Autism and disruption of excitatory/inhibitory balance
|SARSCoV2 (COVID-19) inflammatory pathway and potential for repurposed therapeutics
John P. Hussman, Ph.D., April 3, 2020
Research notes on the SARSCov2 molecular pathway, and the potential for repurposed therapeutics focused on the IL-6/TNF-α axis.
In 2001, Dr. John P. Hussman first proposed that suppressed GABAergic inhibition, with resulting glutamate imbalance and disrupted excitatory-inhibitory regulation, could be a central factor in autism. Based on convergent lines of evidence from genetic, neuroanatomical, and neurobiological research, Hussman proposed:
"Although it is possible that the breadth of impairments in autism are caused by multiple defects in relatively independent systems, autism may instead reflect dysfunction in a single factor shared in common by many systems. Specifically, the severe disruptions observed in autism may be linked to suppression of GABAergic inhibition, resulting in excessive stimulation of glutamate-specialized neurons and loss of sensory gating. This view recognizes the possibility of multiple etiologies in autism. That is, there may exist a spectrum of genetic and environmental factors which impair inhibitory tone in a manner that expresses itself as autistic pathology."
"Such a model may provide a reasonable characterization of autism. That is, loss of inhibitory control may cause a deterioration in the quality of sensory information due to the failure to suppress competing 'noise.' The ability to process sensory information and learning tasks would then be overwhelmed. Indeed, many autistic behaviors appear to be mechanisms for restricting sensory input to a narrow, repetitive or controllable scope."
"In summary, the hypothesis of impaired amino acid neurotransmission in autism is consistent with a broad range of findings from neuroanatomic and neurobiological research. Moreover, several functional deficits in autism are consistent with dysfunction in brain regions dependent on GABAergic inhibitory tone, or having specialized responses or selective vulnerability to glutamate. The limbic structures, frontal cortex, and cerebellum appear particularly important due to their probable role in the integration of sensory input. Among several suspected etiologies of autism, the possibility of impaired inhibitory tone emerges as a common factor."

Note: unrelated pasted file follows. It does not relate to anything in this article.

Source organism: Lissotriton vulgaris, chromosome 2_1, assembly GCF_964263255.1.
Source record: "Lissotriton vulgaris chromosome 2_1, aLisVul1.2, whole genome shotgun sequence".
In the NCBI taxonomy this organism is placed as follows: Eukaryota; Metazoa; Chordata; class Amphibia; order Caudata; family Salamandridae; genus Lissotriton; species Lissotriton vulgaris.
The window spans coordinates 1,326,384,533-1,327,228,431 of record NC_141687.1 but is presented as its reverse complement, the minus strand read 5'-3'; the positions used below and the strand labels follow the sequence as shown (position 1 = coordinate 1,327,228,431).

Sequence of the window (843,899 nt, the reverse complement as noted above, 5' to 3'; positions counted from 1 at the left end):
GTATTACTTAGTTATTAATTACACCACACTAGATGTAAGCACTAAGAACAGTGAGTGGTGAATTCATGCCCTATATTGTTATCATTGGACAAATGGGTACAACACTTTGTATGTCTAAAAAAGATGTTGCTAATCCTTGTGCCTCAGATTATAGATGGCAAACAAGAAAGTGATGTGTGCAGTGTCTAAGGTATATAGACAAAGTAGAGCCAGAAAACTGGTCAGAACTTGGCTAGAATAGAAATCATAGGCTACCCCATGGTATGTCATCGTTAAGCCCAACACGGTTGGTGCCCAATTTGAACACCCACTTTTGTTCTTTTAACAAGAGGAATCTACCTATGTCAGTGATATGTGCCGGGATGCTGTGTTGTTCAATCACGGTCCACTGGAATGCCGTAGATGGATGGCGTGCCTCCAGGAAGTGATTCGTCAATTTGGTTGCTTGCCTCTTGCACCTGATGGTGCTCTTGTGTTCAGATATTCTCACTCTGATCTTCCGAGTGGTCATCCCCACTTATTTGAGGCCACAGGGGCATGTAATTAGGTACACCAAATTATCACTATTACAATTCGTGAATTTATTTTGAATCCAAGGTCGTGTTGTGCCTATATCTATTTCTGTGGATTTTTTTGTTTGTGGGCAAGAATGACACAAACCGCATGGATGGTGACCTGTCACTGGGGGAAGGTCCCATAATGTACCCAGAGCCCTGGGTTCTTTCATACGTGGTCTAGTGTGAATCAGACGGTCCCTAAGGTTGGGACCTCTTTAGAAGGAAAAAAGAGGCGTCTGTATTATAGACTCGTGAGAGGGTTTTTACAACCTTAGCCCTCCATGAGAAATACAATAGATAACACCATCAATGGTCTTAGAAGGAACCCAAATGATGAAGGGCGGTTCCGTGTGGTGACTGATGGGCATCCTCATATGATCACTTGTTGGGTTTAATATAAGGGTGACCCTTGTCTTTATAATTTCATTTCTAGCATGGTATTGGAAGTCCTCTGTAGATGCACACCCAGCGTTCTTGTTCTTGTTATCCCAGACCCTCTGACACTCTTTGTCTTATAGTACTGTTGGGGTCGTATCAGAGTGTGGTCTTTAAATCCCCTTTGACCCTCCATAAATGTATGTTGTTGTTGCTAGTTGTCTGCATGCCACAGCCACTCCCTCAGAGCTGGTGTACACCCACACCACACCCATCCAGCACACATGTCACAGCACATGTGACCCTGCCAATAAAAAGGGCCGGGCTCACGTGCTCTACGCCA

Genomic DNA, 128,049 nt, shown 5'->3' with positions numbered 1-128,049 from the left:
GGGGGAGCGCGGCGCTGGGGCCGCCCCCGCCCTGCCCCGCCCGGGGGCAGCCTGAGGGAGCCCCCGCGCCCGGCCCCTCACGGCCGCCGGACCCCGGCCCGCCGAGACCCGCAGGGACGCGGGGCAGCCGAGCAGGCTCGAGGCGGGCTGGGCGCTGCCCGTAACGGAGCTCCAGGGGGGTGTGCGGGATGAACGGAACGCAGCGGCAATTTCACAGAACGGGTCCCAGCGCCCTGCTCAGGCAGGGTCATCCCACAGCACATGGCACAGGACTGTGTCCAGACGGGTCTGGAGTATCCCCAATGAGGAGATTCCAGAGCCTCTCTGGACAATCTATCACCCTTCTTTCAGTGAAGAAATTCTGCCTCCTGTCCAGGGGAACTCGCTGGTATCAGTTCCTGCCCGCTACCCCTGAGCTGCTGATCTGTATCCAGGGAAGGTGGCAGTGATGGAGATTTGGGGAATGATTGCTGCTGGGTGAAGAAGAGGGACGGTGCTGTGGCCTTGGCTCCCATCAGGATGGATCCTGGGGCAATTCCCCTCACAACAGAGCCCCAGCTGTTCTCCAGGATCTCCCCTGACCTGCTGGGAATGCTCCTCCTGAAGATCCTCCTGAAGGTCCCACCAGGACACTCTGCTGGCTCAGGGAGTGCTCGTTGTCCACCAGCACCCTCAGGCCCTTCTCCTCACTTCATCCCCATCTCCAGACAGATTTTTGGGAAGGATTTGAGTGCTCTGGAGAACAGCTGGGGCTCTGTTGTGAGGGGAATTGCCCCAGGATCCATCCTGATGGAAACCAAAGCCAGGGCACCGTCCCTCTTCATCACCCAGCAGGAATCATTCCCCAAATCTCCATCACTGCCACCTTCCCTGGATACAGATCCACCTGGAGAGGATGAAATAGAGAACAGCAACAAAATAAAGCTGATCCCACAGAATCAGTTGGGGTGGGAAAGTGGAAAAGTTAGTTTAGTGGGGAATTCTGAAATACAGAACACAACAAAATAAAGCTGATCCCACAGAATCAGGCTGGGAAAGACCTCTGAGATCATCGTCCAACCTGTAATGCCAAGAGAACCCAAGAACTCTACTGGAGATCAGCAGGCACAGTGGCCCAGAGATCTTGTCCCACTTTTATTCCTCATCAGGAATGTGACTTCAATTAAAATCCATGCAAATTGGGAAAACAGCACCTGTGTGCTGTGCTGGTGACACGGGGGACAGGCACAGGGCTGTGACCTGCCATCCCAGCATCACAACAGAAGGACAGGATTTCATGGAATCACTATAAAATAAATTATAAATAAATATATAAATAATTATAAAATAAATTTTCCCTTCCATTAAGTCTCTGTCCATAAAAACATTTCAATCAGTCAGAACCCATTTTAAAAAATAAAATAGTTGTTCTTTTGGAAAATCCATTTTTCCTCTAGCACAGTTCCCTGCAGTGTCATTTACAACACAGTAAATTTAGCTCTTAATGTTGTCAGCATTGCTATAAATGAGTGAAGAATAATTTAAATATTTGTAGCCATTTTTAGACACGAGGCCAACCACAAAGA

In the years that have followed, the mechanism originally proposed by Dr. Hussman has become one of the most well-established lines of research in the field. We are encouraged that the work of the Hussman Foundation continues to advance the goal of improving the lives of individuals with autism.
Suppressed GABAergic inhibition as a common factor in suspected etiologies of autism
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John P. Hussman, Ph.D., Journal of Autism & Developmental Disorders, April 2001
As a postscript, Hussman's (2001) research was later cited by Rubenstein & Merzenich (2003), who described reduced inhibition and excess excitatory drive in terms of "an increased ratio of excitation/inhibition" (E/I). Because their citation did not clarify that the model was substantially that of Dr. Hussman, the hypothesis of altered excitatory/inhibitory neurotransmission in autism is often inadvertently misattributed to Rubenstein & Merzenich.
Notably, a preponderance of subsequent research has identified that the primary disruption of E/I balance in autism is specific to GABA/glutamate neurotransmission. While the concept of "noise" (which Hussman originally drew from his dissertation work on informational noise-reduction) was adopted by Rubenstein & Merzenich as "cortical noise," it is important to recognize that the processing disruptions identified in autism are not specific to cortical processes. Indeed, limbic structures such as the basal ganglia, as well as cerebellar processing, remain of central interest in autism.
Much of the Foundation's current research efforts focuse on altered connectivity and synchrony in autism, particularly involving a subset of GABAergic interneurons that express parvalbumin (PV), a calcium-buffering protein that makes these interneurons important in coordinating signaling across multiple processing areas in the brain. This book chapter by Dr. Hussman describes that mechanism, and why it implies a presumption of competence toward individuals with autism.
The gap between intention and action: altered connectivity and GABA-mediated synchrony in autism
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John P. Hussman, Ph.D.
Published in: Autism: The Movement Sensing Perspective, 2017, Torres, E.B. & Whyatt C., Editors, CRC Press
News Release: Mapping the Genetic Pathway for Autism
A noise-reduction GWAS analysis implicates altered regulation of neurite outgrowth and guidance in autism
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John P Hussman , Ren-Hua Chung , Anthony J Griswold , James M Jaworkski , Daria Salyakina , Deqiong Ma , Ioanna Konidari , Patrice L Whitehead , Jeffery M Vance , Eden R Martin , Michael L Cuccaro , John R Gilbert , Jonathan L Haines and Margaret A Pericak-Vance